DWI Stops & Testing: No Refusal in Harris County

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What Does No Refusal Mean? Throughout the past few years, Harris County has experimented with “no refusal” weekends, and “no refusal” on special holidays when it is expected there will be more inebriated drivers on the roads. No refusal refers to implied consent laws which are in place in every state, including Texas. Under implied consent, motorists automatically give consent to alcohol testing when they receive their drivers’ license. If a driver is suspected of driving while intoxicated, he or she may be asked to take a breathalyzer test as a method of determining BAC. Those whose BAC is 0.08 percent, or more will face DWI charges, and those who refuse blood alcohol testing in the state of Texas will automatically have their driver’s license suspended for 180 days—regardless of the outcome of the DWI trial.

Under no refusal, if a driver refuses to submit to a BAC test, the police officer can obtain an electronic warrant which allows the use of force to obtain a blood sample from the suspect. While you could technically refuse a court-ordered blood test, serious consequences could result from such a refusal. In other words, while the law does not change from day to day, the difference on no-refusal weekends is that the warrant for a blood sample is obtained much more quickly—and during a no-refusal period, the officer requesting a blood sample will likely be granted a warrant any time a person refuses a test. And, once that warrant is received, you could be criminally charged for refusing a blood test. That would leave you open for the original DWI charges, as well as a criminal charge for refusing the blood test.

Is No Refusal Constitutional? Since the no refusal times are deemed to be in the interests of protecting public safety, it is therefore assumed that there is no constitutional violation of the driver’s protections against unreasonable search and seizure. So, in the past, Harris County has implemented no-refusal weekends during special times—i.e., high risk weekends—making the procedure fairly common, but also limited. Harris County is now expanding their program beyond these special weekends—in fact, the program is being expanded beyond weekends altogether, becoming a full-time policy. Apparently, the Houston Police Officer’s Union has had some mixed thoughts about the change in policy, although overall, the agency supports the idea. The idea seems to be that there are misgivings in the department regarding how much time each officer will spend dealing solely with DWI, and whether that time spent on DWIs will cause investigations into other crimes suffer.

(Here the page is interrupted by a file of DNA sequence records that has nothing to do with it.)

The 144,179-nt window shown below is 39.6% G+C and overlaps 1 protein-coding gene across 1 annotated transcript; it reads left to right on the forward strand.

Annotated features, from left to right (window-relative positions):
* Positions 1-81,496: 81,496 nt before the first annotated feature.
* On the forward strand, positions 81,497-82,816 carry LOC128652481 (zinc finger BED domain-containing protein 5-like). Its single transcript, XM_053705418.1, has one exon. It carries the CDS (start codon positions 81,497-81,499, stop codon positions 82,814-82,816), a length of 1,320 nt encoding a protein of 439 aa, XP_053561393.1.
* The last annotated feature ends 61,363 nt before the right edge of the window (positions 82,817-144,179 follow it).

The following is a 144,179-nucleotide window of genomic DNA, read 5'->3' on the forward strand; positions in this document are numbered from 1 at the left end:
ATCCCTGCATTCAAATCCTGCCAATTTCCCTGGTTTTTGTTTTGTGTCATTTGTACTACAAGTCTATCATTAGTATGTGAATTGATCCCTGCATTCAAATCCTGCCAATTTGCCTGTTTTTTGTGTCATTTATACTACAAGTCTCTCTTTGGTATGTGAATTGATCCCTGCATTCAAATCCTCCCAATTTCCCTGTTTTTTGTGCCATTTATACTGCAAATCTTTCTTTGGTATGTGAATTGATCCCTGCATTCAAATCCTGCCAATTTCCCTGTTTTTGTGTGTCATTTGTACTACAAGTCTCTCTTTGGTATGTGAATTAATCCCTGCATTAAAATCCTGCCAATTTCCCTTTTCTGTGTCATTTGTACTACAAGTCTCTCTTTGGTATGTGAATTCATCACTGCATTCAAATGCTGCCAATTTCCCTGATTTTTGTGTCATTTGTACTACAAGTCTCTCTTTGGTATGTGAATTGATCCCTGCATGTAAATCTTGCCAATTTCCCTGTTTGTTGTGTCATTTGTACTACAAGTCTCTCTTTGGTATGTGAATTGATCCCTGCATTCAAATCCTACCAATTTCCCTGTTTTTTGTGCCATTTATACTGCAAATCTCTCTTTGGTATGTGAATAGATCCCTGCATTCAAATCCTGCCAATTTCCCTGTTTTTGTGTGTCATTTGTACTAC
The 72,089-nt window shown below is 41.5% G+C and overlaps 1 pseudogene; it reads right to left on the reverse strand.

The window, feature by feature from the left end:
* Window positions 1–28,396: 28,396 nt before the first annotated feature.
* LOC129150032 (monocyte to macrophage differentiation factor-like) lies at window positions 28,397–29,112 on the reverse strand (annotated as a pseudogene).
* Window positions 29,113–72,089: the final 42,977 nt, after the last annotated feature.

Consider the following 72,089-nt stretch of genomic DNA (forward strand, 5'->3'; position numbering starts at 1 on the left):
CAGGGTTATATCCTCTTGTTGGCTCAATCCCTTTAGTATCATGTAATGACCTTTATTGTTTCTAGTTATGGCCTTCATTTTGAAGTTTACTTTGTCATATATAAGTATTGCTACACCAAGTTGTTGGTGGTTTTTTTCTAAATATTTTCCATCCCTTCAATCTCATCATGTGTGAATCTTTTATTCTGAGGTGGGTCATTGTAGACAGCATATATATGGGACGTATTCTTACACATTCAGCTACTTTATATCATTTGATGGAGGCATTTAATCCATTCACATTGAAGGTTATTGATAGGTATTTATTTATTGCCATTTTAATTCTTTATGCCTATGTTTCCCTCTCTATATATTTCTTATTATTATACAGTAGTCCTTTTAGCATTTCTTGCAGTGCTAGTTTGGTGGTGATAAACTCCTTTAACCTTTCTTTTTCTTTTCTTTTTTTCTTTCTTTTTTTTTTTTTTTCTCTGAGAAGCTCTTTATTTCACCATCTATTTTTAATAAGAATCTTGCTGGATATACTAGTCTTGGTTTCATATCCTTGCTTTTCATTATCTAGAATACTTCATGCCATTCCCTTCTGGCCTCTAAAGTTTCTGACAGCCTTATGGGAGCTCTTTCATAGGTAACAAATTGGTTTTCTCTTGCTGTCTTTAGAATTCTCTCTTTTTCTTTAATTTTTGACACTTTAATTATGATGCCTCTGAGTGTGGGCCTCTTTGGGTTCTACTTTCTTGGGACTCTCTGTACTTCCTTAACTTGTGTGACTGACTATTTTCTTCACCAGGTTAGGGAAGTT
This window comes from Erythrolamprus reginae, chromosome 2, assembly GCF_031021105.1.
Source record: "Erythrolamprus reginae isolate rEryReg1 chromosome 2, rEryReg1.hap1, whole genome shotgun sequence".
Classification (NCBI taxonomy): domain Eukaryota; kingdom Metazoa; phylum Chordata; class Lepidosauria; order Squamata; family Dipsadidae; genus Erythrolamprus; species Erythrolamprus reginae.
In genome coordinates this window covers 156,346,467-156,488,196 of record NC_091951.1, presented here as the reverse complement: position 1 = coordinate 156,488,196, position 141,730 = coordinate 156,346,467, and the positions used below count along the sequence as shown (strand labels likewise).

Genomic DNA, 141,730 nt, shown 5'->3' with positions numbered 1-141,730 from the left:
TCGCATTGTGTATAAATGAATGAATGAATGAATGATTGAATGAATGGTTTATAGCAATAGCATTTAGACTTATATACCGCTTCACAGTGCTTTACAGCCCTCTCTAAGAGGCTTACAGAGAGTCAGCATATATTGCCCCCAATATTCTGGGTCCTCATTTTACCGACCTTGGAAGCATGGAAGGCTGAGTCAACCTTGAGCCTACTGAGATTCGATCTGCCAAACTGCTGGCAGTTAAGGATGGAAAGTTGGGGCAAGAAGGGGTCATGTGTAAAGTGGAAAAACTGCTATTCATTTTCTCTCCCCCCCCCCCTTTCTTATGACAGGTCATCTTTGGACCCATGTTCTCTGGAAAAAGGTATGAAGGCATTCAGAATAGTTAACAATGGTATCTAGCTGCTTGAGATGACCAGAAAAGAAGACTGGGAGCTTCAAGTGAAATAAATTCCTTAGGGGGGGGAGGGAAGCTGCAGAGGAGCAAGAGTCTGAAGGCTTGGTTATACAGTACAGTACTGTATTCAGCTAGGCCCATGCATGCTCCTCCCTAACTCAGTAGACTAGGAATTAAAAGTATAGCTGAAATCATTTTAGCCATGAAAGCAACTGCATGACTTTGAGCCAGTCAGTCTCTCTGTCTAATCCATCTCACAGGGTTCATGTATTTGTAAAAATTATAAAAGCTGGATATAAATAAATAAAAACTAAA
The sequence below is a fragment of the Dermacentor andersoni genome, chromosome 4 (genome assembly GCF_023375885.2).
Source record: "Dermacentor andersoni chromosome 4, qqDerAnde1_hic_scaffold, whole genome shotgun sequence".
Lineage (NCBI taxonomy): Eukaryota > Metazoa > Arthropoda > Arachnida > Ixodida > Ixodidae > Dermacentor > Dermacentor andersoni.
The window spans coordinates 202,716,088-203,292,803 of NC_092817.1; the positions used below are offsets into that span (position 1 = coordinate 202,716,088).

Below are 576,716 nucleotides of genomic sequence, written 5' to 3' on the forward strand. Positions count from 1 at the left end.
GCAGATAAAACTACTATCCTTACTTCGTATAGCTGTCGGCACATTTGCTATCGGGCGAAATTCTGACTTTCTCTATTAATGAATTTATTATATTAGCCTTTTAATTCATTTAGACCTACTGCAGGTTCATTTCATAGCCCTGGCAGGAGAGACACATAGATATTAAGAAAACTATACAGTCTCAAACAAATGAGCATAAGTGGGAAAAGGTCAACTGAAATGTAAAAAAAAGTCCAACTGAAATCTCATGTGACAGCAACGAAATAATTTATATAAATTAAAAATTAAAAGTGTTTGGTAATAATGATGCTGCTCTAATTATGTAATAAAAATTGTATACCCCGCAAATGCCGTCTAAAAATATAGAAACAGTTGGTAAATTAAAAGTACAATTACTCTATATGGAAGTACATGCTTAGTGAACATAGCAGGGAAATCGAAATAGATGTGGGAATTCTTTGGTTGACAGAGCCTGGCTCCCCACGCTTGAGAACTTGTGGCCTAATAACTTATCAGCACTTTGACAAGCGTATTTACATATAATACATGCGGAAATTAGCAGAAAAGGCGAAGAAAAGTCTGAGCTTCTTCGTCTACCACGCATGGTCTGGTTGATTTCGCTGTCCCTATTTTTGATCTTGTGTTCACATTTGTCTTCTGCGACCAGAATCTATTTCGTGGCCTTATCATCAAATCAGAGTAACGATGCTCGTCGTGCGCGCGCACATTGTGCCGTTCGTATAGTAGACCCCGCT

A blood test is, by far, the most accurate between blood and breath tests, with that accuracy being reflected in the conviction rate for blood test cases—in many jurisdictions the rate of conviction for blood test DWI cases is more than 95 percent because blood testing does not have many of the issues that breath testing can have. Obviously, a blood test is much more invasive than a breath test. A mandated blood test results in a stranger forcibly taking blood from your body, while a breath test allows you to voluntarily blow into a tube. Another issue in the blood/breath testing arena is that a blood sample is preserved, meaning DNA of the suspect is now on file. This does not occur with a breath test.